The Conservatives … are now so utterly discredited that only the most radical action can now possibly deliver them from oblivion.
End quote. The broader lesson is that a comfortable, complacent, center-right national political party whose heart lies with globalism and open immigration, can be destroyed by the populist nationalism of its base.
Does this lesson have relevance outside Britain? Discuss among yourselves.
06 — Franco-New Zealand alliance against "extremism." I'm starting to develop some seriously negative feelings towards Jacinda Ardern, New Zealand's Prime Minister.
The massacres at those Christchurch mosques back in March were terrible, no doubt; but Ms Ardern is plainly using them as a pretext for crushing any kind of dissident right opinionating — not just in her own country, but worldwide.
MailOnline, May 14th, quote:
Jacinda Ardern and Emmanuel Macron will urge world leaders to sign up to a "Christchurch Call" aimed at banning violent, extremist content online at the G7 summit in Paris tomorrow.
End quote. Macron is of course the President of France, a country in northwest Europe. He is currently engaged in trying to suppress his own nation's Yellow Jackets movement, a populist uprising against progressive elites like, well, Ms Ardern and Mr Macron.
"Banning violent, extremist content online." Not hard to guess what counts as "extremist" to those two. I can pretty much hear the Thought Police banging on my door already.
07 — Nostalgic for creationism. I got a little blast from the past reading Razib Khan's May 13th piece at National Review.
Just some background on Razib. I have known him for more than twenty years, since we were both on Steve Sailer's original Human BioDiversity discussion group. Razib is a geneticist, most particularly a population geneticist, with a wonderfully comprehensive knowledge of how the various peoples of the world differ from each other and how they got to be where they are.
Razib runs the Gene Expression blog at gnxp.com. His May 11th post there on the Uighurs is pretty representative of his interests: history, religion, and population genetics.
Just a word of warning: If you feel you want to comment at that blog, let me tell you that Razib is a serious rival to Greg Cochran for the world championship of Not Suffering Fools Gladly. If you want to challenge him, just make quite sure you know what you're talking about.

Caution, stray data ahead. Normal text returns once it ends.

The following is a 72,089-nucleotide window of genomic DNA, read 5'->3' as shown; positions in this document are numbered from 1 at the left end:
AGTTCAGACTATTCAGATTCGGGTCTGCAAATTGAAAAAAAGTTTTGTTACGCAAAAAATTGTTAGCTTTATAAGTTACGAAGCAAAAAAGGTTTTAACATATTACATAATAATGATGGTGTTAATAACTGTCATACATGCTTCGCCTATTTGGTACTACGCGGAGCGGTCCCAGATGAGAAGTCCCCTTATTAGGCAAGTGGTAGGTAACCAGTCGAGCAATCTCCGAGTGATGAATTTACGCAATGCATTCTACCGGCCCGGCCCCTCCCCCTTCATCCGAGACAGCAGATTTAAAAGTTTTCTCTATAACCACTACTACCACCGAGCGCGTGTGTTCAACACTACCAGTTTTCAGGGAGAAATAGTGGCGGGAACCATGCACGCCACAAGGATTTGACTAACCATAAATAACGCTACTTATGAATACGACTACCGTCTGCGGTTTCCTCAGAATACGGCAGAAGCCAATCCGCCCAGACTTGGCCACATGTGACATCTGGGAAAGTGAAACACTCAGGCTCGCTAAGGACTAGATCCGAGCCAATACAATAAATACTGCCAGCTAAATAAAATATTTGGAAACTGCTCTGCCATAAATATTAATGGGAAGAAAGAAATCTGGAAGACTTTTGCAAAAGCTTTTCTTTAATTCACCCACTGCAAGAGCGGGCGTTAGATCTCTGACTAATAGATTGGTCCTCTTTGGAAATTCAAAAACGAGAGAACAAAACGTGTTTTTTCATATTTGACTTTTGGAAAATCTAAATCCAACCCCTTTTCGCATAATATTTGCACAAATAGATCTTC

Well, on Tuesday Razib published this piece at National Review, title Conservatives Shouldn't Fear Evolutionary Theory. The piece is a polite and non-vituperative but very eloquent defense of the scientific approach in general, and of modern evolutionary biology in particular. Sample quote: "Nature is not wish fulfilment; reality is not constructed by social ideologies." End quote.
As I started by saying, this struck me as a blast from the past; and it stirred a peculiar kind of nostalgia in me. Let me try to explain that.
When I first got involved in writing for conservative outlets in the U.S.A. twenty-some years ago, creationism — which had been rebranded in the 1990s as "Intelligent Design" — was the default position among my colleagues. Bill Buckley, for example, was a creationist; Pat Buchanan I think still is one; Ann Coulter likewise, last time I checked.
I've been a science geek from childhood, and I spoke up for science and against creationism in those conservative outlets I was writing for, to the displeasure of some of my colleagues. National Review, to its credit, let me speak my mind freely, to the displeasure of some of their readers.
One anti-creationism piece I published in their pages, in February 2005, got the attention of the Discovery Institute, which is a creationist think tank in Seattle. They sent a whole squad of people over to New York to try to get the magazine back on the creationist rails, including some of their big guns: Bruce Chapman, George Gilder, Michael Behe. We — that is, me and a couple of National Review editors — met with them in the library. The exchanges were cordial, but of course nobody's mind was changed.